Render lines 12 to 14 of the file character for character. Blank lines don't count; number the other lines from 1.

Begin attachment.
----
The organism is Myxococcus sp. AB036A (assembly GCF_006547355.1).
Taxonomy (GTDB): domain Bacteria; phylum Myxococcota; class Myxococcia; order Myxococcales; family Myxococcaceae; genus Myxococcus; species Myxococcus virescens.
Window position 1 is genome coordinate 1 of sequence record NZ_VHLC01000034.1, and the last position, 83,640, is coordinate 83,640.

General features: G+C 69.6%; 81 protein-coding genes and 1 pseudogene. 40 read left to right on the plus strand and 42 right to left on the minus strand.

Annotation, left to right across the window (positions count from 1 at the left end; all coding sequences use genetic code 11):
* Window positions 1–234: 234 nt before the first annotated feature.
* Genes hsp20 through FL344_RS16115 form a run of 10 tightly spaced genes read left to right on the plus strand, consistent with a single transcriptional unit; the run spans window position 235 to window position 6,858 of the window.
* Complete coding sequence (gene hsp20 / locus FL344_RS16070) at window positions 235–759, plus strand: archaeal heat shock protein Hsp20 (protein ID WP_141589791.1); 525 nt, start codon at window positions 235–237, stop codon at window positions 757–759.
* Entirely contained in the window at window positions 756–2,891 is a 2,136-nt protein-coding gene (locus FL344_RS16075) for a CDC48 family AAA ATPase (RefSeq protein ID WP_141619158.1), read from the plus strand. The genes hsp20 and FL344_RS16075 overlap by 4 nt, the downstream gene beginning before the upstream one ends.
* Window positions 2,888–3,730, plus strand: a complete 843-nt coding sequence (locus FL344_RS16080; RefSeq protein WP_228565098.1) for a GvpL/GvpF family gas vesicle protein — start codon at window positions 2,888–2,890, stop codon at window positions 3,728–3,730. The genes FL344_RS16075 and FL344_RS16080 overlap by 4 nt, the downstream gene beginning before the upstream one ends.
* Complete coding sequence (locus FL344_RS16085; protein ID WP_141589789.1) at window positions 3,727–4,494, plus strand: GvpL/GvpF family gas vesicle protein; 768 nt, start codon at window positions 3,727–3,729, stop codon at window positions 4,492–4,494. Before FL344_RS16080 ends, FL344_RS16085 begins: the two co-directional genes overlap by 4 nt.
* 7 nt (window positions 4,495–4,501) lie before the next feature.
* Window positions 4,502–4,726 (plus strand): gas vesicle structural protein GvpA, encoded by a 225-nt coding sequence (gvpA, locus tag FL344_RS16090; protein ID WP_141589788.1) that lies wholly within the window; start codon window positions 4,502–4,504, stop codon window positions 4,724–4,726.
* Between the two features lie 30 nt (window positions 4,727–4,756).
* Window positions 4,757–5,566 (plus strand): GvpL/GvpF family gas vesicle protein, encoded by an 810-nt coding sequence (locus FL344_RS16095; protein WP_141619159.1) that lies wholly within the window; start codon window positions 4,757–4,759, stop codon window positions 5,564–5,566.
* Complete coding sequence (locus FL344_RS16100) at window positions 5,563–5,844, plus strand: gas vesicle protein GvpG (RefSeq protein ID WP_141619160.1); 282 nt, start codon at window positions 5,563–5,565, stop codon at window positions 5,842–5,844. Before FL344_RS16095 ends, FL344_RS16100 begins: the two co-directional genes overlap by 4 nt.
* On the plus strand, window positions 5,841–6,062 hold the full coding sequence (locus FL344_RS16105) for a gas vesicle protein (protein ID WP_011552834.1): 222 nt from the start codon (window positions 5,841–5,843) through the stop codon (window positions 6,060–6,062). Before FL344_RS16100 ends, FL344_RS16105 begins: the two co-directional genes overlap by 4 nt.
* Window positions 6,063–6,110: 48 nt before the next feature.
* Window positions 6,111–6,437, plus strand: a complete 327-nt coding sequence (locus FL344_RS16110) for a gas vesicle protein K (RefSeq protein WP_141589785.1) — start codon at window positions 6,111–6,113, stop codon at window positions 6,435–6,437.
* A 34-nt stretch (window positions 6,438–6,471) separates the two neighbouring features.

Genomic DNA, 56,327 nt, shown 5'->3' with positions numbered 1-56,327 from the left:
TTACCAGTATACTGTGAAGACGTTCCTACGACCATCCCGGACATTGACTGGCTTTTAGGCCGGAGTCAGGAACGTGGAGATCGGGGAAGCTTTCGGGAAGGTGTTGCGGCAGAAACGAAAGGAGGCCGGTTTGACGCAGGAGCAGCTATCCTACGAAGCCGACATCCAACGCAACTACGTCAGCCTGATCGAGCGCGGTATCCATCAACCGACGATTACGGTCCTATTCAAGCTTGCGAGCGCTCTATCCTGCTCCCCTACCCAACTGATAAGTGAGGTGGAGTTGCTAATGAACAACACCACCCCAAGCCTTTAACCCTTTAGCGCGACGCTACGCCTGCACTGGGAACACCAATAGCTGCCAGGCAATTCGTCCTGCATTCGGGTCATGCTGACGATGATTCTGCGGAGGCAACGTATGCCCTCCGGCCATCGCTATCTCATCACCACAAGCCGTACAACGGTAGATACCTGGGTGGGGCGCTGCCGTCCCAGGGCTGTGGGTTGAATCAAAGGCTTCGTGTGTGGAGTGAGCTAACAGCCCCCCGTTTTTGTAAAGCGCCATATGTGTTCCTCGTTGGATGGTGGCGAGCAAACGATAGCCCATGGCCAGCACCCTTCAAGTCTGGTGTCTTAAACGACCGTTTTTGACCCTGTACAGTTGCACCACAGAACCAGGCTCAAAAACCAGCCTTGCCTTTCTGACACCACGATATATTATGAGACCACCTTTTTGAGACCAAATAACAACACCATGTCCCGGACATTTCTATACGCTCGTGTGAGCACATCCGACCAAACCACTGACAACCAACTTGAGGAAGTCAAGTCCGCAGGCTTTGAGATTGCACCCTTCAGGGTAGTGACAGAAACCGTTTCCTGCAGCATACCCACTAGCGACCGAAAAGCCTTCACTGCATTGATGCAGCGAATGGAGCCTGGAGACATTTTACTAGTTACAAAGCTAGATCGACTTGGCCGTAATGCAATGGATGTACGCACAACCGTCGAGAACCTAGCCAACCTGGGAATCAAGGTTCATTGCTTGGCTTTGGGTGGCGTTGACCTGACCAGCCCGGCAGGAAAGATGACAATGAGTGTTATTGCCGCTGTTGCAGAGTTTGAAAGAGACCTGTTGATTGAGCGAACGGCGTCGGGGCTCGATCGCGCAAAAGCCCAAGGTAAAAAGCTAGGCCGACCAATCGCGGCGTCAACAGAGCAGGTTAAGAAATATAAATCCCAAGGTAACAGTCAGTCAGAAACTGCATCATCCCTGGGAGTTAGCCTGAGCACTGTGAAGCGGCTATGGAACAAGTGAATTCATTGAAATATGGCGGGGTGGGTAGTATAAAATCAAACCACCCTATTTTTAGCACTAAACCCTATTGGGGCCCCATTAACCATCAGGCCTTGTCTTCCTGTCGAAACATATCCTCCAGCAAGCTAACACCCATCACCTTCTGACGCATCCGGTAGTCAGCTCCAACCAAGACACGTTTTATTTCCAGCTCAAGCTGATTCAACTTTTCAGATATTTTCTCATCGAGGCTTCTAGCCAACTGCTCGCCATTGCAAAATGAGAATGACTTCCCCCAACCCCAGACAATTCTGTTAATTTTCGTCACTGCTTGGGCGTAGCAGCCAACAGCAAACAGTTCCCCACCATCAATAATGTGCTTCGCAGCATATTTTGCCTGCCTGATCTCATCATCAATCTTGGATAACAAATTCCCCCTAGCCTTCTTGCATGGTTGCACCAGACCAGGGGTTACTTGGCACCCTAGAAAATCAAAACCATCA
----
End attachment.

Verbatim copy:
* 7 nt (window positions 4,495–4,501) lie before the next feature.
* Window positions 4,502–4,726 (plus strand): gas vesicle structural protein GvpA, encoded by a 225-nt coding sequence (gvpA, locus tag FL344_RS16090; protein ID WP_141589788.1) that lies wholly within the window; start codon window positions 4,502–4,504, stop codon window positions 4,724–4,726.
* Between the two features lie 30 nt (window positions 4,727–4,756).